Cambodia’s Ruling, Opposition Parties Stage Capital Rallies on Final Day of Campaign

2017-06-02
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CNRP supporters gather at Phnom Penh’s Wat Pothiyaram pagoda, June 2, 2017.
CNRP supporters gather at Phnom Penh’s Wat Pothiyaram pagoda, June 2, 2017.
RFA

Cambodia’s ruling and main opposition parties marked a final day of a two-week campaign period ahead of June 4 commune elections with huge rallies in the capital Phnom Penh Friday, with their respective leaders urging voters to back them in the polls, seen as a bellwether for a general ballot next year.

Prime Minister Hun Sen made what was only his second appearance on the campaign trail as his ruling Cambodian People’s Party (CPP) kicked off the day’s events at 60-Meter Road in the capital’s Chak Angre Leu commune, before leading supporters through the city with its chief on the back of a flatbed truck.

The Cambodian strongman, who has led his country for more than 30 years, again warned of chaos and instability if his party does not win the election, while addressing tens of thousands of supporters through loudspeakers along the route.

“Please vote for the CPP so as to maintain peace, progress and development,” he said.

“Voting for the CPP means voting for oneself. A wrong decision made in one day will result in misfortune for a whole lifetime.”

Hun Sen raised the specter of Lon Nol, who led a 1970 military coup against then-Prince Norodom Sihanouk and became the self-proclaimed president of the newly created Khmer Republic, ruling until he was deposed by the murderous Khmer Rouge regime in 1975.

“We already witnessed [such a mistake] when Lon Nol made a wrong decision on March 18, 1970 which, as a consequence, made our citizens victims ever since,” he said.

“Hence, we must grab what we already have in our hands.”

The prime minister also warned opposition parties against challenging the outcome of Sunday’s vote, saying the country’s courts could dissolve them for doing so. The main opposition Cambodia National Rescue Party (CNRP) nearly unseated Hun Sen in 2013 elections and claimed it only lost due to voter fraud.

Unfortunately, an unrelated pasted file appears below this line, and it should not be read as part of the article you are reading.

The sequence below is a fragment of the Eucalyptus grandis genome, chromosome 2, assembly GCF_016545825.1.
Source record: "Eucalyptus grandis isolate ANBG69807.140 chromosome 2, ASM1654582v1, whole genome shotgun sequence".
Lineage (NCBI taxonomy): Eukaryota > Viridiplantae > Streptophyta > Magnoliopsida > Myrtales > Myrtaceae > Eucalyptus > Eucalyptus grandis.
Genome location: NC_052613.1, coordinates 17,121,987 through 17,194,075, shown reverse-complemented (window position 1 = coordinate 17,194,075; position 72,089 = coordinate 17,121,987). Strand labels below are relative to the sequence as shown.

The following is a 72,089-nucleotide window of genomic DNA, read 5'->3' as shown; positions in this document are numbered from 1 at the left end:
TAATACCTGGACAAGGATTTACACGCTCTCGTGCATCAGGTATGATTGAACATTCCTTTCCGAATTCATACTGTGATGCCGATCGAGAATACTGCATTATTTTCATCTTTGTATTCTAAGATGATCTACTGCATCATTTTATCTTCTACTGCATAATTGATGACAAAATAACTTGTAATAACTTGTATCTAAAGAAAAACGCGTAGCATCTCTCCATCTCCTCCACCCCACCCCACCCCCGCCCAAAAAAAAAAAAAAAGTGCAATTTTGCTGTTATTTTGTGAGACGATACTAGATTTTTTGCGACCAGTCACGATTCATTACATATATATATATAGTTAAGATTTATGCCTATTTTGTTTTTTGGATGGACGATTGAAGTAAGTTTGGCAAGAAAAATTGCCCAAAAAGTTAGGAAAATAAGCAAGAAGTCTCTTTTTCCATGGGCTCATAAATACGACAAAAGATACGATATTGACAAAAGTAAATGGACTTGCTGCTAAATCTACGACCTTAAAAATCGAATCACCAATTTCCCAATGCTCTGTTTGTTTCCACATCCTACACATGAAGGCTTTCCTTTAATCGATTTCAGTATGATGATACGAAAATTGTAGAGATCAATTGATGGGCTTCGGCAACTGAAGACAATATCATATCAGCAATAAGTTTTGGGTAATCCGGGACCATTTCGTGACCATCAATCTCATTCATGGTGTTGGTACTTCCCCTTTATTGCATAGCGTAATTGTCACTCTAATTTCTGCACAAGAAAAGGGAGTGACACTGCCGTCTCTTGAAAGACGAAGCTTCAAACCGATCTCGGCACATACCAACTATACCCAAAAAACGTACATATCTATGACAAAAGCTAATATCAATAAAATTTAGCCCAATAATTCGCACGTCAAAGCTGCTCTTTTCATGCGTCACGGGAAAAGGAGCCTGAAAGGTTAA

The CNRP staged its rally hours later, beginning at 3:00 p.m. at Phnom Penh’s Wat Pothiyaram pagoda, with party president Kem Sokha telling a smaller turnout of supporters that his candidates want “positive change” for the country.

“Our Khmer brothers and sisters used to enjoy renowned history during the Angkor era, gaining respect and admiration throughout the world,” he said.

“Why are we now being criticized by the international community? Is this not because of our human rights violations, destruction of our natural resources, and corruption,” he questioned.

“By voting for the CNRP, the reputation and value of our Khmer nation will flourish.”

None of the other 10 smaller political parties competing for 1,646 commune council seats across Cambodia staged rallies in the capital Friday, though many held gatherings in other provinces around the country.

Election improvements

The rallies came at the end of a 14-day campaign period that began on May 20 and has been relatively calm, compared to those ahead of previous elections, despite repeated threats from Hun Sen of civil war should the CPP lose.

On Friday, the Situation Room group of NGOs—including the Committee for Free and Fair Elections in Cambodia (COMFREL), Licadho, and Adhoc—issued a statement evaluating the electoral process in the lead up to the polls, saying technical arrangements made by the National Election Committee (NEC)—the country’s top electoral body—had “produced more positive outcomes” than in previous years.